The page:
Saturday, September 11, 2004

Islamonline dialogue with friends of hostages hosted a dialogue with Iraq and international friends of Ra'ad, Mahnoaz and the Simonas. It has also begun collecting appeals supporting them.

Iraqi blogger Khalid Jarrar says: "I have known these women for along time, I know the activities they were involved in: They were building schools and hospitals, providing water to remote villages, promoting humanitarian aid, medicine, and working on educational programs. They care about the Iraqi people. They have adopted the Iraqi case as if it was their case."

Kathy Kelly from Voices in the Wilderness says: "Simona’s character and courage were very obvious throughout the terrible bombing attacks. She comforted people, including grandparents and children. She maintained calm which helped the teenagers and others. People readily loved Simona and appreciated the fact that she didn’t leave them when times were especially difficult. Immediately after the occupation began, Baghdad streets still weren’t safe. I was amazed by Simona’s dedication to he work. She was traveling with medics into Baghdad neighborhoods and areas on the outskirts of Baghdad to deliver needed meds and bring medical attention. I deeply admire Simona Toretta."

British film-maker/activist Julia Guest says: "Everytime I saw both Simona Pari and Simona Torreta, they were engaged in an act of building a link with communities and giving help where they could. I traveled on a coach into Fallujah during the siege, carrying some of the medical aid they sent in. It was saving lives... in the darkest hour."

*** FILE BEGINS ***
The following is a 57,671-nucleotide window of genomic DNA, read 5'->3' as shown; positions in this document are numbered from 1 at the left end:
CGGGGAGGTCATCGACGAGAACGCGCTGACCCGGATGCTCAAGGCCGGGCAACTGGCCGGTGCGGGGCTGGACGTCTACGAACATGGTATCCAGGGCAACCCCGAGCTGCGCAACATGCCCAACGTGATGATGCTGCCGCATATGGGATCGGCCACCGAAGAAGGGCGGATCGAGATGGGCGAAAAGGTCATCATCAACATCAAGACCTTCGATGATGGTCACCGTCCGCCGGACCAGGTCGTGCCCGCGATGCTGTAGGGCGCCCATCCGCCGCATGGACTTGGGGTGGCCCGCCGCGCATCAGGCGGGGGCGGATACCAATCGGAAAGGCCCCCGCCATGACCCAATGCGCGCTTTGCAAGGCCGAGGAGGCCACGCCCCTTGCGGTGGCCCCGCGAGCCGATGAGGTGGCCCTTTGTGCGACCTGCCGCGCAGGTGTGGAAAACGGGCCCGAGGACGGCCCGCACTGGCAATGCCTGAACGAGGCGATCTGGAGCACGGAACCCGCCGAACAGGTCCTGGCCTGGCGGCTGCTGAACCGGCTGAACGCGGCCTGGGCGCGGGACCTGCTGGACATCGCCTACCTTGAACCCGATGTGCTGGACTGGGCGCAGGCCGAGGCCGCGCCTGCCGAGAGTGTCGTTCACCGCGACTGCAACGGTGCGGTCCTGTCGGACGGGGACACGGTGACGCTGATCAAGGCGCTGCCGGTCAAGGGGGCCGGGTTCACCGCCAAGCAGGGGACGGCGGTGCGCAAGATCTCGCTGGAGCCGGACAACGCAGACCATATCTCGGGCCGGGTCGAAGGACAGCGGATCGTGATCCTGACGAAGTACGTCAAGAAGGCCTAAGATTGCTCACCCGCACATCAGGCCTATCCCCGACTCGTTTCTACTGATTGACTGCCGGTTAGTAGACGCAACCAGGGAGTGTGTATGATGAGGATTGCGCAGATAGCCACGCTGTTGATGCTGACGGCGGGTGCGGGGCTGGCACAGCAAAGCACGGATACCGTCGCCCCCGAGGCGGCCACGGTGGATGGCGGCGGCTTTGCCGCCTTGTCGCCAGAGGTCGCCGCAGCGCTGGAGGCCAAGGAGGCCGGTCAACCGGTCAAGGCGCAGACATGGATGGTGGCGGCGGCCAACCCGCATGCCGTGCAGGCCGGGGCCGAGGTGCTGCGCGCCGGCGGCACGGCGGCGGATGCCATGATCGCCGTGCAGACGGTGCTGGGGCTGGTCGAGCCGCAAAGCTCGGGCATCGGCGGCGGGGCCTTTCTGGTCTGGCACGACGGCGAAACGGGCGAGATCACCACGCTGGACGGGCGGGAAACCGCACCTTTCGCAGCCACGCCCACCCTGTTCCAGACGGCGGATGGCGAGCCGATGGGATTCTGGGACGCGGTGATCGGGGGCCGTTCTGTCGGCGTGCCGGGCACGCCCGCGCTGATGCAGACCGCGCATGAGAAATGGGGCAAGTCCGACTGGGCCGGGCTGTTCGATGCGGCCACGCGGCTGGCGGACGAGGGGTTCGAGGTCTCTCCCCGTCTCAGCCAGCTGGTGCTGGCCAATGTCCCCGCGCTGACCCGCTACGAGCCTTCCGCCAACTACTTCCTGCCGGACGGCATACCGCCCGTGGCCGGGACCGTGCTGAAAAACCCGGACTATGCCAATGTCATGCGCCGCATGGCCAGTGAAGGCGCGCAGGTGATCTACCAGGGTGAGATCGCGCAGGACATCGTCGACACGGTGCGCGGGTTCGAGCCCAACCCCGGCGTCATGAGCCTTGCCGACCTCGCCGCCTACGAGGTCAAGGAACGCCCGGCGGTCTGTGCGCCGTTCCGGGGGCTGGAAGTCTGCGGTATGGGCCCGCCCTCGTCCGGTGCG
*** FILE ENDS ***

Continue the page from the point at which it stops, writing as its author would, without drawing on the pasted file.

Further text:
Kathy Kelly tells a story about Ra'ad: "Ra'ad had assigned his [engineering] students a project in which they were to construct bridges made of paper clips, string and cardboard – the projects were due April 25th. After the occupation began, Raad went to his students’ neighborhoods and tried to make a radio broadcast to say that their projects were still due! He felt that the students needed to feel the accomplishment of completing work that helped reinforce attentiveness to detail and innovation ... more than ever, their skills of rebuilding and imagination would be needed."


Anonymous Cards said...

Go Blog! heya
Kinda of a strange question, but what exactlly is this here blog about.
I dont want to sound rude (I am not trying to be) is there a certian
direction or motivation for your blog?

January 31, 2006 at 9:17 AM  

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